On Apr. 22, the Clarkson University Athletic Program announced that Meghan Duggan would be stepping down as assistant coach of the women’s hockey team. Duggan and the Golden Knights battled to a 30-5-5 record in the 2015-16 season, and capped off that success with a Frozen Four appearance.
Duggan told the press, “The past two years at Clarkson have been absolutely tremendous. The opportunities that I was given allowed me to learn and grow both as a person and a coach…Although I have made the decision to step away at this time to focus on my own personal playing/training goals, Clarkson will always have a special place in my heart.”
The decsion comes as the NWHL heads toward the final week of restricted free agency. During this period, which began on Apr. 1, teams were to be focused on signing the players who had populated their roster in the league’s inaugural season, as well as their 2015 draft choices.
Only six players have signed so far; the New York Riveters have signed Ashley Johnston, Kiira Dosdall, and Morgan Fritz-Ward, the Buffalo Beauts have signed Paige Harrington, the Connecticut Whale have signed Kelly Babstock, and the Boston Pride have signed Jordan Smelker.
The lack of signings would seem to indicate that players are exercising their right to explore offers from other teams. It is reasonable to speculate that Duggan, who was an alternate captain for the Beauts in the 2015-16 season, may be on the list of these players.
Duggan was the last player to sign to a team in the NWHL and the Beauts were the last team with an opening — the Team USA captain didn’t have the option to play for another team in her first season as a pro.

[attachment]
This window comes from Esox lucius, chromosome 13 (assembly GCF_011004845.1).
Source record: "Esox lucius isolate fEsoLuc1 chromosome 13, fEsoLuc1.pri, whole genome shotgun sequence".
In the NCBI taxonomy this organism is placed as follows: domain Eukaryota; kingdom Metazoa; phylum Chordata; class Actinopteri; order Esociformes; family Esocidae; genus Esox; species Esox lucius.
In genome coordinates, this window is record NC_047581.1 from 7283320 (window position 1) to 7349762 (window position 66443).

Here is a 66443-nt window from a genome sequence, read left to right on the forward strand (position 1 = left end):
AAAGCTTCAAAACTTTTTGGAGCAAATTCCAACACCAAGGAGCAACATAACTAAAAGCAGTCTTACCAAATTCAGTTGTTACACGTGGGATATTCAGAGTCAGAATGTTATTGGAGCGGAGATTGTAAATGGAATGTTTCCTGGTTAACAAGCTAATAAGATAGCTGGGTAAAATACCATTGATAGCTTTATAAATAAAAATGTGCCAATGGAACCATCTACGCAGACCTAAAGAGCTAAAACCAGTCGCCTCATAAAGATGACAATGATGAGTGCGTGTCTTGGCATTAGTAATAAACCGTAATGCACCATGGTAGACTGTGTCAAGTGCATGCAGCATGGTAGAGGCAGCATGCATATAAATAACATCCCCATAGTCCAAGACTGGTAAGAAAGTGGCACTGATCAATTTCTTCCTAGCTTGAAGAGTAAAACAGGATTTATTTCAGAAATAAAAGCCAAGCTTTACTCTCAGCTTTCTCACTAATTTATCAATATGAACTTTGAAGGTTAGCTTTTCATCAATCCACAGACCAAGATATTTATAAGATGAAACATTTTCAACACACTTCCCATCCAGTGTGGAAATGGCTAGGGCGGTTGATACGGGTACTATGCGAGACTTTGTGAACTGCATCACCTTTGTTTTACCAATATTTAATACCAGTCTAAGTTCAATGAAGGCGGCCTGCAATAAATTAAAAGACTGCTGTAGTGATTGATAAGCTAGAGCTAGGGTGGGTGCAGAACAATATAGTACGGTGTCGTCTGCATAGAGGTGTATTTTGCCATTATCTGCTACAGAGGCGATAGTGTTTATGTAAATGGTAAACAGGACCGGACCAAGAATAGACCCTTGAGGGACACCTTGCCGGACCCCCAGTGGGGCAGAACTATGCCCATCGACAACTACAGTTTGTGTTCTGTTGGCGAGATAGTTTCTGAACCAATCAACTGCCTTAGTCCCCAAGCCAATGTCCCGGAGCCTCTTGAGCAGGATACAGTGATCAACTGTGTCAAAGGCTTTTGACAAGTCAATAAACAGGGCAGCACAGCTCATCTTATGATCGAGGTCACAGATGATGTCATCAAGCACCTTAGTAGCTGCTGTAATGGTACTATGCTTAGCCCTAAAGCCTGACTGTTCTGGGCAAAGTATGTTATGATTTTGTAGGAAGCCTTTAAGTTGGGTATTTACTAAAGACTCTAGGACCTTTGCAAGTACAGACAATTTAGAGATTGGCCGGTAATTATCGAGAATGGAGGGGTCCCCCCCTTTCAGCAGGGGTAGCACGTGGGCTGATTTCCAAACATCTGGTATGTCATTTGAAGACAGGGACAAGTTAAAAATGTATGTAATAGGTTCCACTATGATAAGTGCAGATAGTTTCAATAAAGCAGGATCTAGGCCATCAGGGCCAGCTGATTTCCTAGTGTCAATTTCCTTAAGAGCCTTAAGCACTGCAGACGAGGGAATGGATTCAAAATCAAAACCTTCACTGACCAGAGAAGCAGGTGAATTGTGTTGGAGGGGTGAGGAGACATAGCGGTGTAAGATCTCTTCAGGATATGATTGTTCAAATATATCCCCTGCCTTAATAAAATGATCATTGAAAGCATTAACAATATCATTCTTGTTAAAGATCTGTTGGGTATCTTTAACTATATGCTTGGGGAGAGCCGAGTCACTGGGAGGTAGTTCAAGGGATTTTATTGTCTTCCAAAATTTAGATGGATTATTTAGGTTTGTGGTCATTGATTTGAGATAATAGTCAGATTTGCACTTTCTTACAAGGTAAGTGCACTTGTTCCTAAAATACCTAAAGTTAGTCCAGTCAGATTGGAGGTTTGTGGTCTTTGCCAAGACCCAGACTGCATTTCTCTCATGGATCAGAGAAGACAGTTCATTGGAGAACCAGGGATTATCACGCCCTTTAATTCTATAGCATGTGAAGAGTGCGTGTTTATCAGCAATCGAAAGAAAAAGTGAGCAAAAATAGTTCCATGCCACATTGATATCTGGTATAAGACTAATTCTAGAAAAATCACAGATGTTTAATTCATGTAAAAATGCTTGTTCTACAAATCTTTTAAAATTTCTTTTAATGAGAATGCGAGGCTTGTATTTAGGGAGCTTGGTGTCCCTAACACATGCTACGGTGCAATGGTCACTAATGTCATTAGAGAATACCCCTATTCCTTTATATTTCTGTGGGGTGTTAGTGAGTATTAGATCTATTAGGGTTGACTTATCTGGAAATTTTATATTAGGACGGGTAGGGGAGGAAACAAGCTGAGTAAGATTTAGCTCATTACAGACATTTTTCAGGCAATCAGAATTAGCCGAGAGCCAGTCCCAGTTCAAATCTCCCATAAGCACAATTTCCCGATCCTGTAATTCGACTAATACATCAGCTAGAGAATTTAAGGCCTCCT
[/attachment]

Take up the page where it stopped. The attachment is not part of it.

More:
Despite her absences, she still finished the season with 16 points (6G, 10A). She was a leader for the team on and off of the ice, and developed a strong chemistry with fellow forward Kelley Steadman.
The Beauts had moderate success when Duggan was unable to skate on game day, but fans saw a completely different team with Duggan on the ice. Teams needed to be aware of her at all times; she is a physical force, as well as a skilled puck carrier and a killer shot.
Because of her coaching responsibilities at Clarkson and her time with Team USA, Duggan missed five regular season games and three of the Beauts’ playoff games. Duggan is a native of Danvers, MA, which is a suburb of Boston.
The powerful forward played for the Boston Blades of the CWHL before coming to the NWHL. Many of Duggan’s Team USA teammates were rostered on the NWHL’s Boston Pride last season, and because the Pride were overloaded with talent, they went undefeated in the Isobel Cup playoffs and were the 2015-16 league champions.
In fact, the Clarkson article quoted above contains the verbiage, “…will focus her efforts [on] preparing for the upcoming 2018 XXIII Olympic Winter Games…”
If Duggan’s goal is indeed to best prepare for the Olympics, it makes sense that she would want to do so on a team that offers here the opportunity to do it with her national team teammates. While defensemen Emily Pfalzer and Megan Bozek joined Duggan on the Beauts, it seems logical that Duggan would like the chance to play with Team USA’s forwards and develop chemistry with them, which means she may not have a desire to re-sign with the Beauts.
For a league that sorely lacked parity in it’s first year, this is either a blessing or a curse.
If Boston is able to make room for yet another National Team player, it could spell disaster for the remaining teams in the league. It could also be that some of the Team USA players will join Kelli Stack on the Whale, which is the shortest commute from Boston, where many of the National Team players reside.
Unrestricted free agency begins May 1, and things may begin to be more clear as teams navigate this period. With only five players signed, there are still 87 spots available for rostered players and practice squads. Duggan’s resignation from her coaching duties opens up a world of possibilities for her, and it’s likely that she’ll explore all of them before making a final decison.